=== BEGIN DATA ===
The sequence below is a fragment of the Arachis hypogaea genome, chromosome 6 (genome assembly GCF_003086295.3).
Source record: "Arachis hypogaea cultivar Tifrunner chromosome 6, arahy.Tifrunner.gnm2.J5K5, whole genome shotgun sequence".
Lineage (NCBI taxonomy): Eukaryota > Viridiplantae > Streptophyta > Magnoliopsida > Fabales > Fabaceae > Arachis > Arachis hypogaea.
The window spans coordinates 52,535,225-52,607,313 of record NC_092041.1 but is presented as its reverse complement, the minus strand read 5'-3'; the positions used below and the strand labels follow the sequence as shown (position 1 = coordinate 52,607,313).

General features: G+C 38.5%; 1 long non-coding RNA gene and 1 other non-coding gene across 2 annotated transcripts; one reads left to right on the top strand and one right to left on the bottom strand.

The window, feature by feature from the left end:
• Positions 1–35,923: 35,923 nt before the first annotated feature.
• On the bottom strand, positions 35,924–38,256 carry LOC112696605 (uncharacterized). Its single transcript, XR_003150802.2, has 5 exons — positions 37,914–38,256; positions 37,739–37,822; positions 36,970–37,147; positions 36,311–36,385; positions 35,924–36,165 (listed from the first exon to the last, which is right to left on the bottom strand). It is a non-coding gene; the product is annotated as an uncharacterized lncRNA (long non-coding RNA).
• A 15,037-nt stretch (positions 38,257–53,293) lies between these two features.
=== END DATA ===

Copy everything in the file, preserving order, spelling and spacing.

The sequence below is a fragment of the Arachis hypogaea genome, chromosome 6 (genome assembly GCF_003086295.3).
Source record: "Arachis hypogaea cultivar Tifrunner chromosome 6, arahy.Tifrunner.gnm2.J5K5, whole genome shotgun sequence".
Lineage (NCBI taxonomy): Eukaryota > Viridiplantae > Streptophyta > Magnoliopsida > Fabales > Fabaceae > Arachis > Arachis hypogaea.
The window spans coordinates 52,535,225-52,607,313 of record NC_092041.1 but is presented as its reverse complement, the minus strand read 5'-3'; the positions used below and the strand labels follow the sequence as shown (position 1 = coordinate 52,607,313).

General features: G+C 38.5%; 1 long non-coding RNA gene and 1 other non-coding gene across 2 annotated transcripts; one reads left to right on the top strand and one right to left on the bottom strand.

The window, feature by feature from the left end:
• Positions 1–35,923: 35,923 nt before the first annotated feature.
• On the bottom strand, positions 35,924–38,256 carry LOC112696605 (uncharacterized). Its single transcript, XR_003150802.2, has 5 exons — positions 37,914–38,256; positions 37,739–37,822; positions 36,970–37,147; positions 36,311–36,385; positions 35,924–36,165 (listed from the first exon to the last, which is right to left on the bottom strand). It is a non-coding gene; the product is annotated as an uncharacterized lncRNA (long non-coding RNA).
• A 15,037-nt stretch (positions 38,257–53,293) lies between these two features.